© Chip Somodevilla/Getty Images/AFPThe Baltimore Police Western District station where Freddie Gray was taken after being arrested in the Sandtown neighborhood April 21, 2015 in Baltimore, Maryland.
The US Department of Justice announced on Tuesday that it is opening a federal civil rights investigation into the death of Freddie Gray. The Baltimore man who died after his spine was severed while he was being held in police custody.

Gray was arrested by multiple police officers on April 12 after reportedly making eye contact with the police. Law enforcement officers said the 25-year-old began running away from police in an area known for drug activity. He was detained and placed in a police van, where he suffered a serious spinal cord injury.

After arriving at a hospital for treatment, Gray fell into a coma and died on April 19.

"The Department of Justice (DoJ) has been monitoring the developments in Baltimore, MD, regarding the death of Freddie Gray," an agency spokesperson told the Guardian in an email.

"Based on preliminary information, the Department of Justice has officially opened this matter and is gathering information to determine whether any prosecutable civil rights violation occurred."

Gray's death has resulted in multiple protests in Baltimore, where local police have failed to explain how and why Gray was injured. The Baltimore Police Department is also conducting an investigation into the incident, which is scheduled for completion next week. Results are expected by May 1.

"We know the injuries that Mr. Gray sustained. We know the final outcome of Mr. Gray...What we don't have at this point is how Mr. Gray sustained those injuries," Baltimore PD Deputy Commissioner Jerry Rodriguez said at a media briefing on Monday.

Rodriguez added Gray was able to breath and speak when he was first put into the police van. When he was taken out, he could not do either.
News of the Justice Department investigation arrived only a few minutes after Maryland lawmakers urged the agency to probe the incident.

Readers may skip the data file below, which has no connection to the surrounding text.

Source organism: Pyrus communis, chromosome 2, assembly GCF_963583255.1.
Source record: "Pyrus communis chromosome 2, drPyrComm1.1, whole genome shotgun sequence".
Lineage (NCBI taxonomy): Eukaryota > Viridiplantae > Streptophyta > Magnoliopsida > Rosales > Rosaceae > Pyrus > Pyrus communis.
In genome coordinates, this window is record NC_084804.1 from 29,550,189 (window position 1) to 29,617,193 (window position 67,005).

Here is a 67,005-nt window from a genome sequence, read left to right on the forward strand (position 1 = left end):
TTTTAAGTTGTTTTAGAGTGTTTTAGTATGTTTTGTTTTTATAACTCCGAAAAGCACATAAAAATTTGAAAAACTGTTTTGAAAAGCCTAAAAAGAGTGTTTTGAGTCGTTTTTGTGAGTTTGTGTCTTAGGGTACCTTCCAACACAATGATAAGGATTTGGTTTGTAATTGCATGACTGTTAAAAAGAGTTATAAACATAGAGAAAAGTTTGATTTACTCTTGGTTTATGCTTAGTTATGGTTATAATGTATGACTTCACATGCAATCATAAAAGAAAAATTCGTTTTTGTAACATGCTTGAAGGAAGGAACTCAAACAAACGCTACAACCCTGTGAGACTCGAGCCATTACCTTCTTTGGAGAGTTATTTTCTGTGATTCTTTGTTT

"Freddie Gray's family and the residents of the City of Baltimore deserve to know what happened to him while he was in police custody. We need answers," Sens. Barbara A. Mikulski and Ben Cardin and Reps. Elijah Cummings, Dutch Ruppersberger and John Sarbanes wrote in a letter to Attorney General Eric Holder, the Baltimore Sun reported.

"While we support the efforts of the ongoing review into the policies and procedures of the Baltimore Police Department by the Community Oriented Policing Services Office, we request that the Department of Justice open a federal criminal and civil rights investigation into the death of Baltimore resident Freddie Gray."

While supporters will welcome the probe, the Justice Department faces a difficult task if it has to potentially convict the officers of civil rights charges. The DOJ will have to prove beyond reasonable doubt that officers wilfully violated Gray's civil rights.

The Baltimore PD suspended six officers involved in the incident with pay on Tuesday. They were identified as lieutenant Brian Rice, 41, sergeant Alicia White, 30, and police officers William Porter, 25, Garrett Miller, 26, Edward Nero, 29, and Caesar Goodson, 45.

"During transport to Western District via wagon transport, the defendant suffered a medical emergency and was immediately transported to Shock Trauma via [a] medic," Garrett Miller, the arresting officer, wrote in the police report.

The attorney representing Gray's family said the police had no reason to stop Gray, though law enforcement officers said the young man had a switchblade in his pocket.

Comment: 6 officers for a switch blade?

"They've made concessions on lack of probable cause," attorney William Murphy told AP. "Running while black is not probable cause. Felony running doesn't exist, and you can't arrest someone for looking you in the eye."

Previously, Murphy said that Gray's spine had been 80 percent severed at his neck.